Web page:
Mothers’ Day–Not Always Hallmark Moments!
Last week I was asked to share at church about how I’ve been blessed as a mother (in two minutes). Ha, I knew that was going to be quite a task to keep my talk to only two minutes. First of all, I am a writer and speaker who has A LOT of words to get out on a daily basis. Secondly, how is it possible to share a lifetime of being impacted by motherhood in a mere two minutes? Well, I am happy to report that I delivered a heartfelt message in approximately 3-4 minutes (not bad for an extremely verbal person)!
As I stood in front of the congregation, I shared how every year Mothers’ Day is bittersweet for me. My mom and I had a very strained relationship for many years. In fact, there were periods where we had no communication at all for months on end. I won’t go into too many details right now as to why our relationship was so strained. I can share that her life choices profoundly affected my siblings and my lives (some positive outcomes and many negative consequences). I am incredibly grateful that for the final two years of Mom’s life, we had a restored relationship. I think we both worked through forgiveness and had a better understanding of each other. At age 42, I can whole-heartedly honour and love my mom and appreciate that she’s the mother God chose for me. I wouldn’t be who I am today if it hadn’t been for her. I do miss her and look forward to be reunited with her in eternity.
I am thankful for the adopted moms who have come into my life over the past couple of decades. In my twenties, my “Idaho Mom” entered my life. She shared her heart, her wisdom, her love with me in a way that I didn’t know I needed, hungered, and thirsted for. Even though I moved away from Idaho over 12 years ago, only visit once a year, and hardly pick up the phone, I appreciate that Karen (and Walter) is there for me. We can pick up where we left off. Their home is a refuge for me. I can be myself and breathe!
When I moved to Canada, I didn’t know anyone outside of the family I married into. There was a deep yearning to establish my own community and family. Thanks to my three year old daughter, at the time, asking if she could call our new friends Grandma and Grandpa, I have Canadian parents who are pillars of strength and encouragement in my life. They have extended mentorship, love, support, and are willing to challenge me when they think I might be needing a change in perspective. They are the Mom and Dad I need and want in my life. We are family.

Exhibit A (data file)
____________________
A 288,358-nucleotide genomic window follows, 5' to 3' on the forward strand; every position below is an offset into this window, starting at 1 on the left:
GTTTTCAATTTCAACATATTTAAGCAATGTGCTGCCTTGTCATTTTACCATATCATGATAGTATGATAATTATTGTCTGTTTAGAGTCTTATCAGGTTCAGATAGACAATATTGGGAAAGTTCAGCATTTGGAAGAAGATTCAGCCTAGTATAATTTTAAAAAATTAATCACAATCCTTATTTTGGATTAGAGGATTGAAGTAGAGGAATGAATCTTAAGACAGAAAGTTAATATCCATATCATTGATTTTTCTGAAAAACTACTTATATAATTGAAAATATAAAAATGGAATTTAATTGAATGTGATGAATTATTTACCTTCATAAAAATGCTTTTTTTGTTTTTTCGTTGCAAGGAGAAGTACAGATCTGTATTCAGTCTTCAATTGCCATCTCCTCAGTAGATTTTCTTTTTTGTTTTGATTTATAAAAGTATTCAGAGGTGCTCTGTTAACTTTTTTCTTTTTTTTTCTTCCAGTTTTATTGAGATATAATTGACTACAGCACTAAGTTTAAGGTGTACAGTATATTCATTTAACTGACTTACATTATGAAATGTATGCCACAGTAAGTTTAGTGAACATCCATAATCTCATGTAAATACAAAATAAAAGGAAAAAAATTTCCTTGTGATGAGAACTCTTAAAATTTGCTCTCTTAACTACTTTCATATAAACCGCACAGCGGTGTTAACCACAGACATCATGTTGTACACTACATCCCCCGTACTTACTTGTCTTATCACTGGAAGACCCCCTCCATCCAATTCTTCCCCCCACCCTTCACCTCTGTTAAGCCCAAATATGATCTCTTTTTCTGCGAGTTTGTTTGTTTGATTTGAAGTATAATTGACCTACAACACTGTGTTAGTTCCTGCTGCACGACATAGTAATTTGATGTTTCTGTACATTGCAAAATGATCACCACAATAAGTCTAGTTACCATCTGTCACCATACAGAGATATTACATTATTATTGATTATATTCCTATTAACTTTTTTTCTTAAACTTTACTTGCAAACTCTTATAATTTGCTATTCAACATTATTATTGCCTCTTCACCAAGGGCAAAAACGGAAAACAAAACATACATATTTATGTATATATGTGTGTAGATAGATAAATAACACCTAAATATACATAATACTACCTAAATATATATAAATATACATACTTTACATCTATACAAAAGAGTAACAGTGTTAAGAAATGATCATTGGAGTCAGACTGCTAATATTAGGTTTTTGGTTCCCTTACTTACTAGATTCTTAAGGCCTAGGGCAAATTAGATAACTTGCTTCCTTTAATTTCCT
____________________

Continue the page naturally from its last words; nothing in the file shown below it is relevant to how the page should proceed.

I am grateful my adopted siblings have shared their parents with me and my family. This openness and love does not go unnoticed nor is it taken for granted.
As I continued to share at church, I talked about being a single mom and then blending our families. Yes “blended” families seems like an appropriate term. As those early years felt like we lived in a blender. The process and journey were very difficult and messy and to be completely transparent, I feared that we were going to end up as another failed marriage. Among faith, stubbornness (my refusing to be divorced a second time), and a lot of hard work, we have come out on the other side of the tumultuous years. I boldly pray Proverbs 22:6 over each of our children, “Train up a child in the way he should go, and when he is old he will not depart from it.” I am grateful for the relationships I have with my adopted sons and pray for my adopted daughter to restore relationship.
I also touched on the topic of infertility. Even though Randy and I had four children between us, we so desired to have a baby together. Through numerous tests, a surgery, fertility drugs, and many years of “trying,” we had to come to peace that we would not get pregnant. To this day, every time I see a baby, a “twinge” of longing surfaces from deep within my being. You can imagine that supporting my 14 year old daughter as she trains and certifies as a doula, I have to let those “twinges” go…
As I came to a close of my brief time to share, I talked about my Grandma Dot. So often my conversations come full circle returning to the legacy of that mighty woman of God. Grandma Dot lived until she was 105 years old and journeyed to heaven just two years ago. She experienced so much in her life. She overcame many hardships (the Great Depression, years of physical illness, the death of her husband at a young age to name a few), yet she chose to focus on the victories and joy in her life. I knew she was a Christian but didn’t really know what that meant until I was a young adult. She prayed, daily, for her family (and many others). She gave me my first bible when I was nine. Inside she wrote out the verse that I later found out was the one she prayed over me for my entire life, “Trust in the Lord with all your heart. Lean not on your own understanding. In all your ways acknowledge Him and He will make your paths straights,” Proverbs 3:5 and 6. I am forever grateful for her prayers. I KNOW her prayers have contributed a lot to my life and are in part why I am who am today. Thank you Grandma Dot for never giving up on me!
I have not been the “perfect” mother, by any means. I’ve made a lot of mistakes and often reacted versus responded to whatever crisis or situation presented itself. I have asked for forgiveness as my shortcomings have come to my consciousness. And I know I will make more mistakes as a mother. I can only hope that each of my children (biological, adopted, spiritual) will be willing to overlook my shortcomings and remember that I Love Big and do the best I know how to positively impact their lives. I have followed Grandma Dot’s lead, I PRAY…
I am not sure what Mothers’ Day brings to the surface of your heart and mind. I hope my real reflections help draw you to a place to allow yourself to be honest about your own experiences. Take time to BE, breathe, reflect, and impact others.